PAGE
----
Title

“Happy as a clam…or not? Challenges of quantifying stress response in freshwater mussels

Item Type

Presentation

Location

Elaine Langone, Forum

Session

Aquatic Ecosystems - Stress and Response

Start Date

27-10-2018 3:30 PM

End Date

27-10-2018 4:30 PM

Keywords

freshwater mussels, toxicology, stress response, mussel conservation, mussel restoration

Description

Freshwater mussels are one of the most critically imperiled groups of organisms worldwide, and state and federal resource agencies are placing increased emphasis on mussel conservation and restoration. A thorough understanding of environmental conditions suitable for restoration is needed for nearly all species of conservation concern. Unfortunately, quantifying suitable, optimal, and even tolerable conditions for mussels can be challenging for a variety of reasons. Freshwater mussels can burrow beneath the sediment or temporarily close their shells for up to days at a time to avoid stressors. Because of this and other life history characteristics, traditional metrics of stress used for marine mussels or other aquatic organisms can be highly variable among individuals and often uninformative. Further challenges lie in the fact that mussels can exhibit delayed response to stressors: toxicology studies greater than 60 days can be necessary to observe effects of certain contaminants. Quantifying stress in rare or endangered species can be especially problematic when these issues are combined with low numbers of individuals for field studies or experimental statistical power. Here, we present a synthesis of these difficulties inherent in studying stress response in freshwater mussels from laboratory research conducted on a variety of common and rare species. We evaluate a range of traditional stress response metrics, their application to mussels in general, and discuss the use of emerging technology in overcoming these challenges.

Language

eng

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Oct 27th, 3:30 PM Oct 27th, 4:30 PM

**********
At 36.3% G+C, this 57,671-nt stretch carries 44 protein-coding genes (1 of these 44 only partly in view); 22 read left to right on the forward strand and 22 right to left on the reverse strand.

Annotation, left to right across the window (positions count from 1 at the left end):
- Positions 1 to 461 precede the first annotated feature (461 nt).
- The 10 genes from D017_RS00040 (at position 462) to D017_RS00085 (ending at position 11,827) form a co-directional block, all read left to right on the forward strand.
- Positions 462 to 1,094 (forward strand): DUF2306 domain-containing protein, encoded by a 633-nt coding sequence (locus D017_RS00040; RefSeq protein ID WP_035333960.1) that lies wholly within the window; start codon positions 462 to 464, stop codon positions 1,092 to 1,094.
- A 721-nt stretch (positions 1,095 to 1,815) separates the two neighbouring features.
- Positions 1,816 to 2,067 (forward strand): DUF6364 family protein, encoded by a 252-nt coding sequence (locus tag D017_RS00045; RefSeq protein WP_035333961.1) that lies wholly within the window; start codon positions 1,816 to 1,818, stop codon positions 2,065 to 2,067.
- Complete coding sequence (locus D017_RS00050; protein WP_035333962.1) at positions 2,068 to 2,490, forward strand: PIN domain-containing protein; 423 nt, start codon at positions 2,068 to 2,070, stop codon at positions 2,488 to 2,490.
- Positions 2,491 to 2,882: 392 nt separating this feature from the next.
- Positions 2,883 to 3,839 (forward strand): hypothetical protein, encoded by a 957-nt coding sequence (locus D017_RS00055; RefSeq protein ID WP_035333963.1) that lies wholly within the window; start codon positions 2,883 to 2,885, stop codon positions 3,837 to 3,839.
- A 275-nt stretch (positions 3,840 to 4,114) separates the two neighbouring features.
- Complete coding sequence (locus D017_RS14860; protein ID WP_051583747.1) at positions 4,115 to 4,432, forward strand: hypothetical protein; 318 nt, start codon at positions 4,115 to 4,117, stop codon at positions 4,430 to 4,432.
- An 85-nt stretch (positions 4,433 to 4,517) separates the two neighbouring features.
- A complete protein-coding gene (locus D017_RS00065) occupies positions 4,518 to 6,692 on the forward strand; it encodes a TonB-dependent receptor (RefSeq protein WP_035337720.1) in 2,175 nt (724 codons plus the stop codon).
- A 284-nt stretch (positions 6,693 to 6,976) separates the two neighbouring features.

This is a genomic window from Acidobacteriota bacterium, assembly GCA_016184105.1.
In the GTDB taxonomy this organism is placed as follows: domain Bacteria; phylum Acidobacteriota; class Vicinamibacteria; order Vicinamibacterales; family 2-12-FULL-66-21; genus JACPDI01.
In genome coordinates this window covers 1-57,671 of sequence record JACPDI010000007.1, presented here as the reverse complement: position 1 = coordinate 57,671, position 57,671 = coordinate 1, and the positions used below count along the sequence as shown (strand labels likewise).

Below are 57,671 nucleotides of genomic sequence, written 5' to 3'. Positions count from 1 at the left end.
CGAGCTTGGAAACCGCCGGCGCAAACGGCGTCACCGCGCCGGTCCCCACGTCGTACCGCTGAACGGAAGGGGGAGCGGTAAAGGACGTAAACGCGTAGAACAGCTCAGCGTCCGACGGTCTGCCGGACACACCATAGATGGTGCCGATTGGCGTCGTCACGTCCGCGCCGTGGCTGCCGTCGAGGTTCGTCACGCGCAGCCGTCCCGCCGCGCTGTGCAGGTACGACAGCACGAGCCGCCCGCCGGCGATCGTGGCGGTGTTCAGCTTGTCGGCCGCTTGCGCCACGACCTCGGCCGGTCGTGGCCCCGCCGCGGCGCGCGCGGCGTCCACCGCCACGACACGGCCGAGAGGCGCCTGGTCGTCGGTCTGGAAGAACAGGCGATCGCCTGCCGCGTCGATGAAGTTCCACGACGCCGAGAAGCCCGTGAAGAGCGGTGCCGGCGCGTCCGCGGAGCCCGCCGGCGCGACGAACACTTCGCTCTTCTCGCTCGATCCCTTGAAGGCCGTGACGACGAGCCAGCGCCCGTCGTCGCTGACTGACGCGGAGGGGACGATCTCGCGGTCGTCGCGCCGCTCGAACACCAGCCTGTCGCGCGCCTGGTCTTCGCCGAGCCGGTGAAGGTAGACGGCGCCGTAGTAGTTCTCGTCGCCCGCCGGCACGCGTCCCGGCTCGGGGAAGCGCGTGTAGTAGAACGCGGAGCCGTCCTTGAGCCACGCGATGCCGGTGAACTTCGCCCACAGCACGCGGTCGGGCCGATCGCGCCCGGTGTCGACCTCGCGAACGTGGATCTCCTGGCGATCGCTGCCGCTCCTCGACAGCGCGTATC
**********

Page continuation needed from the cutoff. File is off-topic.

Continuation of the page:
“Happy as a clam…or not? Challenges of quantifying stress response in freshwater mussels

Elaine Langone, Forum

Freshwater mussels are one of the most critically imperiled groups of organisms worldwide, and state and federal resource agencies are placing increased emphasis on mussel conservation and restoration. A thorough understanding of environmental conditions suitable for restoration is needed for nearly all species of conservation concern. Unfortunately, quantifying suitable, optimal, and even tolerable conditions for mussels can be challenging for a variety of reasons. Freshwater mussels can burrow beneath the sediment or temporarily close their shells for up to days at a time to avoid stressors. Because of this and other life history characteristics, traditional metrics of stress used for marine mussels or other aquatic organisms can be highly variable among individuals and often uninformative. Further challenges lie in the fact that mussels can exhibit delayed response to stressors: toxicology studies greater than 60 days can be necessary to observe effects of certain contaminants. Quantifying stress in rare or endangered species can be especially problematic when these issues are combined with low numbers of individuals for field studies or experimental statistical power. Here, we present a synthesis of these difficulties inherent in studying stress response in freshwater mussels from laboratory research conducted on a variety of common and rare species. We evaluate a range of traditional stress response metrics, their application to mussels in general, and discuss the use of emerging technology in overcoming these challenges.